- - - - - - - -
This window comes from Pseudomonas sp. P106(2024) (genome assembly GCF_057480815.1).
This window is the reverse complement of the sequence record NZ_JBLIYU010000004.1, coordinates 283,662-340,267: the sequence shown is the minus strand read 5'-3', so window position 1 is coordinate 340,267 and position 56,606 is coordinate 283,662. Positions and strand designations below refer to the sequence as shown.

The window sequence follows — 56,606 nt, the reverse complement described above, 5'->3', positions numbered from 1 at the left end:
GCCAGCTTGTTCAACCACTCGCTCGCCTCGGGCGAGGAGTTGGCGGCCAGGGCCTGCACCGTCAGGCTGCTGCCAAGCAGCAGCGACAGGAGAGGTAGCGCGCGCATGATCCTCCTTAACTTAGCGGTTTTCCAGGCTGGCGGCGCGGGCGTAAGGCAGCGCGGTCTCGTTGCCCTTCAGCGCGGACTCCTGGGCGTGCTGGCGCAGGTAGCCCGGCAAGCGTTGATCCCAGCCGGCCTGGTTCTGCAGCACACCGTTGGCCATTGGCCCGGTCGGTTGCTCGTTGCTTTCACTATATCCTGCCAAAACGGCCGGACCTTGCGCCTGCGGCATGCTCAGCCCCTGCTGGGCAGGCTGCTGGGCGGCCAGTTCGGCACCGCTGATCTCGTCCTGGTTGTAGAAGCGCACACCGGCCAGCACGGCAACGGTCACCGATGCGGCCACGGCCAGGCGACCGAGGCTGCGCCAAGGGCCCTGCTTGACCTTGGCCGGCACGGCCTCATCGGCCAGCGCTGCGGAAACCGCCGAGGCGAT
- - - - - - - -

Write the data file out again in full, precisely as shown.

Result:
This window comes from Pseudomonas sp. P106(2024) (genome assembly GCF_057480815.1).
This window is the reverse complement of the sequence record NZ_JBLIYU010000004.1, coordinates 283,662-340,267: the sequence shown is the minus strand read 5'-3', so window position 1 is coordinate 340,267 and position 56,606 is coordinate 283,662. Positions and strand designations below refer to the sequence as shown.

The window sequence follows — 56,606 nt, the reverse complement described above, 5'->3', positions numbered from 1 at the left end:
GCCAGCTTGTTCAACCACTCGCTCGCCTCGGGCGAGGAGTTGGCGGCCAGGGCCTGCACCGTCAGGCTGCTGCCAAGCAGCAGCGACAGGAGAGGTAGCGCGCGCATGATCCTCCTTAACTTAGCGGTTTTCCAGGCTGGCGGCGCGGGCGTAAGGCAGCGCGGTCTCGTTGCCCTTCAGCGCGGACTCCTGGGCGTGCTGGCGCAGGTAGCCCGGCAAGCGTTGATCCCAGCCGGCCTGGTTCTGCAGCACACCGTTGGCCATTGGCCCGGTCGGTTGCTCGTTGCTTTCACTATATCCTGCCAAAACGGCCGGACCTTGCGCCTGCGGCATGCTCAGCCCCTGCTGGGCAGGCTGCTGGGCGGCCAGTTCGGCACCGCTGATCTCGTCCTGGTTGTAGAAGCGCACACCGGCCAGCACGGCAACGGTCACCGATGCGGCCACGGCCAGGCGACCGAGGCTGCGCCAAGGGCCCTGCTTGACCTTGGCCGGCACGGCCTCATCGGCCAGCGCTGCGGAAACCGCCGAGGCGAT